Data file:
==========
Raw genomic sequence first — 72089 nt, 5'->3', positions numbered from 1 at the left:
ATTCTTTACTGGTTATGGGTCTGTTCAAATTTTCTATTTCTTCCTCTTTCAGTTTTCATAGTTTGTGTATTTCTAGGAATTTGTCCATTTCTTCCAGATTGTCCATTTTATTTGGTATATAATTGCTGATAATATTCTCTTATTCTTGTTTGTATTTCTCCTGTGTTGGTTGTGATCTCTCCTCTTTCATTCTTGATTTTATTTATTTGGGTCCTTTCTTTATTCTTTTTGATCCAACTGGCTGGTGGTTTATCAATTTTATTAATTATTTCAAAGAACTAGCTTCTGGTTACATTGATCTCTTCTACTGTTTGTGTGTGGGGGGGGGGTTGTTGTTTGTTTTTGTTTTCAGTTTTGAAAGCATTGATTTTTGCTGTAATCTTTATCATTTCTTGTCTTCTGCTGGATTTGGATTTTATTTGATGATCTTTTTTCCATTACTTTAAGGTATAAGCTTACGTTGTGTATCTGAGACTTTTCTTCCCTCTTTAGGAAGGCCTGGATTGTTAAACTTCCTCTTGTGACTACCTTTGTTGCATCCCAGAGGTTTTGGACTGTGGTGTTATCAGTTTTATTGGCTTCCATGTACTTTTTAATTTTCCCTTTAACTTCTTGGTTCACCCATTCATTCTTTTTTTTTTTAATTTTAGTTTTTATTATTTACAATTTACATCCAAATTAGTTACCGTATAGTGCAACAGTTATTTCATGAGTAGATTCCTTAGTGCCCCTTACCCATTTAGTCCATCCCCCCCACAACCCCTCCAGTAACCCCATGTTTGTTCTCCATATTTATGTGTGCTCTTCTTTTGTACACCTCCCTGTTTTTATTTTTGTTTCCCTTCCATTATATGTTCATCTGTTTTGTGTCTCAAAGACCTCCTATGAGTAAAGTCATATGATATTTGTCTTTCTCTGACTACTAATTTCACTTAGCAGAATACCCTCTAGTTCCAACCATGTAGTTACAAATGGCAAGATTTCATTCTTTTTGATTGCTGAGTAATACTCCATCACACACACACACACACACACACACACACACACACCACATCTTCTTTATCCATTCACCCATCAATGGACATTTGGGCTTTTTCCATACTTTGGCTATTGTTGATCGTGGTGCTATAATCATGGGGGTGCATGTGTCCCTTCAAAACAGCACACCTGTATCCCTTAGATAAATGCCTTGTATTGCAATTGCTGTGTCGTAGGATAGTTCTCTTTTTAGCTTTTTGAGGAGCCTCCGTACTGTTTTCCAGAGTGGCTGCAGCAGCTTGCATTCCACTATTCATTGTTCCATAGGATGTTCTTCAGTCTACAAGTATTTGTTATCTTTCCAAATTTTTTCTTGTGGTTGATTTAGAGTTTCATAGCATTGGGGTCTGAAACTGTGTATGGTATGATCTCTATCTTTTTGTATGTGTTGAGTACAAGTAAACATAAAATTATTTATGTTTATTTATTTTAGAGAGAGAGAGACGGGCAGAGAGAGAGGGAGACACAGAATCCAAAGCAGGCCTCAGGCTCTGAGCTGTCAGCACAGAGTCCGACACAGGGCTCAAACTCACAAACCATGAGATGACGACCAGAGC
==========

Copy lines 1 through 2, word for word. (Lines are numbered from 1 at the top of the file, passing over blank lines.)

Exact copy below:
Raw genomic sequence first — 72089 nt, 5'->3', positions numbered from 1 at the left:
ATTCTTTACTGGTTATGGGTCTGTTCAAATTTTCTATTTCTTCCTCTTTCAGTTTTCATAGTTTGTGTATTTCTAGGAATTTGTCCATTTCTTCCAGATTGTCCATTTTATTTGGTATATAATTGCTGATAATATTCTCTTATTCTTGTTTGTATTTCTCCTGTGTTGGTTGTGATCTCTCCTCTTTCATTCTTGATTTTATTTATTTGGGTCCTTTCTTTATTCTTTTTGATCCAACTGGCTGGTGGTTTATCAATTTTATTAATTATTTCAAAGAACTAGCTTCTGGTTACATTGATCTCTTCTACTGTTTGTGTGTGGGGGGGGGGTTGTTGTTTGTTTTTGTTTTCAGTTTTGAAAGCATTGATTTTTGCTGTAATCTTTATCATTTCTTGTCTTCTGCTGGATTTGGATTTTATTTGATGATCTTTTTTCCATTACTTTAAGGTATAAGCTTACGTTGTGTATCTGAGACTTTTCTTCCCTCTTTAGGAAGGCCTGGATTGTTAAACTTCCTCTTGTGACTACCTTTGTTGCATCCCAGAGGTTTTGGACTGTGGTGTTATCAGTTTTATTGGCTTCCATGTACTTTTTAATTTTCCCTTTAACTTCTTGGTTCACCCATTCATTCTTTTTTTTTTTAATTTTAGTTTTTATTATTTACAATTTACATCCAAATTAGTTACCGTATAGTGCAACAGTTATTTCATGAGTAGATTCCTTAGTGCCCCTTACCCATTTAGTCCATCCCCCCCACAACCCCTCCAGTAACCCCATGTTTGTTCTCCATATTTATGTGTGCTCTTCTTTTGTACACCTCCCTGTTTTTATTTTTGTTTCCCTTCCATTATATGTTCATCTGTTTTGTGTCTCAAAGACCTCCTATGAGTAAAGTCATATGATATTTGTCTTTCTCTGACTACTAATTTCACTTAGCAGAATACCCTCTAGTTCCAACCATGTAGTTACAAATGGCAAGATTTCATTCTTTTTGATTGCTGAGTAATACTCCATCACACACACACACACACACACACACACACACACACCACATCTTCTTTATCCATTCACCCATCAATGGACATTTGGGCTTTTTCCATACTTTGGCTATTGTTGATCGTGGTGCTATAATCATGGGGGTGCATGTGTCCCTTCAAAACAGCACACCTGTATCCCTTAGATAAATGCCTTGTATTGCAATTGCTGTGTCGTAGGATAGTTCTCTTTTTAGCTTTTTGAGGAGCCTCCGTACTGTTTTCCAGAGTGGCTGCAGCAGCTTGCATTCCACTATTCATTGTTCCATAGGATGTTCTTCAGTCTACAAGTATTTGTTATCTTTCCAAATTTTTTCTTGTGGTTGATTTAGAGTTTCATAGCATTGGGGTCTGAAACTGTGTATGGTATGATCTCTATCTTTTTGTATGTGTTGAGTACAAGTAAACATAAAATTATTTATGTTTATTTATTTTAGAGAGAGAGAGACGGGCAGAGAGAGAGGGAGACACAGAATCCAAAGCAGGCCTCAGGCTCTGAGCTGTCAGCACAGAGTCCGACACAGGGCTCAAACTCACAAACCATGAGATGACGACCAGAGC